• The audience portion 26 may include a mobile smart phone 34. There may be the step of displaying the virtual reality 14 on the audience display 28 of the smart phone 34 corresponding to an actual position and orientation of the spectator 12 in the room in which the performer 16 having the head mounted display 18 and the spectator 12 are located.
  • In the operation of the invention and with reference to FIG. 2:
  • 1—VR users as performers: Each person wearing a VR device, such as an HMD, which can in one embodiment be a VIVE Virtual Reality system and an MSI computer worn in a backpack, and in another embodiment can be a person wearing a performance capture suit, using one of various standard methods for performance capture, while wearing a head-mounted VR device, such as a GearVR running a real-time simulation using standard software such as the Unity Game Engine, which is continually receiving positional updates from a Wifi server, can act as a performer 16 in the room.
  • 2—People with smartphones as spectators: Each person holding a smartphone can experience the performance as a spectator 12, seeing into a shared virtual world through the screen of their phone in a way that corresponds to their actual position and orientation in the room. The position and orientation of each VR actor is provided to a server computer over the shared wireless network 24 using a standard data protocol for describing position and orientation such as is provided with the Vive virtual reality system or by the Optitrack motion capture system. This provides a base position and orientation that is independent of the position of any given observer. Because the software on the phone is able to compute the position and orientation of the phone itself with respect to the room, the software on the phone is then able to concatenate the transformations of the actor and the phone itself, using standard Matrix multiplication, to compute the time varying position and orientation of the room and therefore of the VR actor participant with respect to the phone, as the phone moves and rotates in space through time.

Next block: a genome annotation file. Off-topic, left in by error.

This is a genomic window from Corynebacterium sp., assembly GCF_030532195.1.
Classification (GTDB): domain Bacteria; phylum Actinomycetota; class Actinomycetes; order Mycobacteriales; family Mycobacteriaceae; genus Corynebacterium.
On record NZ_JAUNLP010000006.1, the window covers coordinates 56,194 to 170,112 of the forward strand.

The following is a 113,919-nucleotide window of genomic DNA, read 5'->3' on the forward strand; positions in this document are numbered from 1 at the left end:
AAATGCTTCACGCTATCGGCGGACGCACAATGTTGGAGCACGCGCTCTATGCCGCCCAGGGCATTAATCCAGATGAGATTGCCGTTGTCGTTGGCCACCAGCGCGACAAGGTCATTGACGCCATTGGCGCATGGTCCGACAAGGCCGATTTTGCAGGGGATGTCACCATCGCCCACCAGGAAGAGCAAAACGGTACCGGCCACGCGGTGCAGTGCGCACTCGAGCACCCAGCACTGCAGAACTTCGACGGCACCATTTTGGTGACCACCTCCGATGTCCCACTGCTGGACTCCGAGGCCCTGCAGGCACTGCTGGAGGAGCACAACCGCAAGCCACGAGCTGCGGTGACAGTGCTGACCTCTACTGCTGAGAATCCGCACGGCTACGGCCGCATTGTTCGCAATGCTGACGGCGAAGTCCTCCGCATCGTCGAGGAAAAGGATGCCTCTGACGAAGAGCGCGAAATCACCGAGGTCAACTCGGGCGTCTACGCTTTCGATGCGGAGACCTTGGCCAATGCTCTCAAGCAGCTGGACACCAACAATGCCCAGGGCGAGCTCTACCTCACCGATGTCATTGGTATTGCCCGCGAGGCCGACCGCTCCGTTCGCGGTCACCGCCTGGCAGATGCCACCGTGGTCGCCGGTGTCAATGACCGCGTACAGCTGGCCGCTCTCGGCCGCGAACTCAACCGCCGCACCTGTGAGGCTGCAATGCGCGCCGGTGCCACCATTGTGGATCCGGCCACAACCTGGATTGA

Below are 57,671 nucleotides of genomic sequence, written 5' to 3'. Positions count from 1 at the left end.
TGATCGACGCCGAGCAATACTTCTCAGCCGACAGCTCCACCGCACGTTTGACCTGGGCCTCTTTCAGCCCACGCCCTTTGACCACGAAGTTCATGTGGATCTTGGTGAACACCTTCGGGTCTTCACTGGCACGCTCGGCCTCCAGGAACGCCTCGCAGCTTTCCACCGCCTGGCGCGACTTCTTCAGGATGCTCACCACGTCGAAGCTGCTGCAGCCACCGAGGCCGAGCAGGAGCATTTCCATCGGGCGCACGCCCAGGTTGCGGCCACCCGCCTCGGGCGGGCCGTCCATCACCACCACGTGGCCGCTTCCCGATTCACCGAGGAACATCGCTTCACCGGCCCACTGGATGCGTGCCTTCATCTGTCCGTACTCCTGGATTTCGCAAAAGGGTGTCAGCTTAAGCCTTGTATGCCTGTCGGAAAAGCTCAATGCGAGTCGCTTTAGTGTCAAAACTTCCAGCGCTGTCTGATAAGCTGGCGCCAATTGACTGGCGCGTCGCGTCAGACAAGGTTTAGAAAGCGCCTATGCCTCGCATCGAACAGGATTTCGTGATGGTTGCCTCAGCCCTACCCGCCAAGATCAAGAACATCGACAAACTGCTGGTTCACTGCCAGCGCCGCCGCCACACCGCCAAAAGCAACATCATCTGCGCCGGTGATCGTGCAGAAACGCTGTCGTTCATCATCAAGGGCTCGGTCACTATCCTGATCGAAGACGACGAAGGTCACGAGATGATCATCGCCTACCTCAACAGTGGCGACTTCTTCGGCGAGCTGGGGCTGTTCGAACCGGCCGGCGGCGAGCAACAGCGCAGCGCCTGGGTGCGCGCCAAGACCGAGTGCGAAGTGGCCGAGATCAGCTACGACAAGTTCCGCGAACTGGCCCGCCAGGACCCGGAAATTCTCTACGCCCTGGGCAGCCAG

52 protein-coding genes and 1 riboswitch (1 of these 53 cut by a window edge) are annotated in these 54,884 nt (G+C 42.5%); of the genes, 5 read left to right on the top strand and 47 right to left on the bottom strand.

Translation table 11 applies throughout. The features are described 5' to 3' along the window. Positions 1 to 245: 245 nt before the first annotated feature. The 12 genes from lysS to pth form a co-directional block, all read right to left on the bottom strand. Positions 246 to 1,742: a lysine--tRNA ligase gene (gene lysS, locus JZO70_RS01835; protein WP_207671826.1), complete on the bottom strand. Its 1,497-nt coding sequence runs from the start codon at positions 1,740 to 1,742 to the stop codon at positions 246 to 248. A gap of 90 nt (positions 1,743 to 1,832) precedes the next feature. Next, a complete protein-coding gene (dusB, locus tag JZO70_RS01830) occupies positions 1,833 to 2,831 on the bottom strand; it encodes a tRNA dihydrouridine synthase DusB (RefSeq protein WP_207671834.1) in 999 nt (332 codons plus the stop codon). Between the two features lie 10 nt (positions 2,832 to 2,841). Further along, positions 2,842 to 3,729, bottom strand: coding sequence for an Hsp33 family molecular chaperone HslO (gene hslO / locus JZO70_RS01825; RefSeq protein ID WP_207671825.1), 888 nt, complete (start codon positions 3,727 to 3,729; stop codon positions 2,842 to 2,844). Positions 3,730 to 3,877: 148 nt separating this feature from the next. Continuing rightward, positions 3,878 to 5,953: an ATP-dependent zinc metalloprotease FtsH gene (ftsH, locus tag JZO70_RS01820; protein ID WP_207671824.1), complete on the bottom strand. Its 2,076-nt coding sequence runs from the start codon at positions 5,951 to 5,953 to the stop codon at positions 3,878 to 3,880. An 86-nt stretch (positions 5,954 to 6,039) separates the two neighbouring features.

• 3—Wireless local network 24, such as Wifi: The positional data from all performers is sent via the wireless local network 24 to each spectator's smartphone.
  • People with smartphones are inside-out tracked, moving around, change views: Each smartphone is running software that does inside out tracking to determine the current position and orientation of that smartphone.
  • The inside out tracking, which is known in the art to identify the location and orientation of the phone, allows the phone to compute without the use of any external markers in the room the time varying position and orientation of the phone as it moves through the room.
  • In one embodiment, this tracking is affected by sensor fusion between (a) the Inertial Measurement Unit (IMU) in the smartphone to perform rapid updates of position and orientation and (b) a standard SIFT algorithm to locate features in the room and use those features to determine a ground truth of position and orientation.
  • The sensor Fusion algorithm breaks up the problem of tracking the position and orientation of the phone within the room into two sub problems. One sub problem is determination of the absolute position and orientation of the phone in the room. This can be implemented by a standard Vision algorithm such as SIFT, which looks at ambient visual markers such as corner points of objects and corners of the room and uses the variations in visual position of those markers over time to compute a Time varying Matrix which gives the movement of the phone through the room. A SIFT algorithm may not be sufficient for high-quality performance because it is limited by the frame rate and resolution of the phone's camera. For this reason, Sensor Fusion is employed with the solid state gyroscope which is part of the IMU in the phone. The IMU gyroscope is able to operate at a much higher frame rate and therefore is able to fill in the short intervals of time between camera measurements by sending small time varying changes in orientation and adding those as offsets to the orientation computed by the SIFT algorithm.
  • Hover mode, virtual buttons to moving around: Optionally the spectator 12 can use touch controls on their phone's touch sensitive screen to move their view into the virtual version of the shared world to a position and orientation that differs from their actual position and orientation in the room.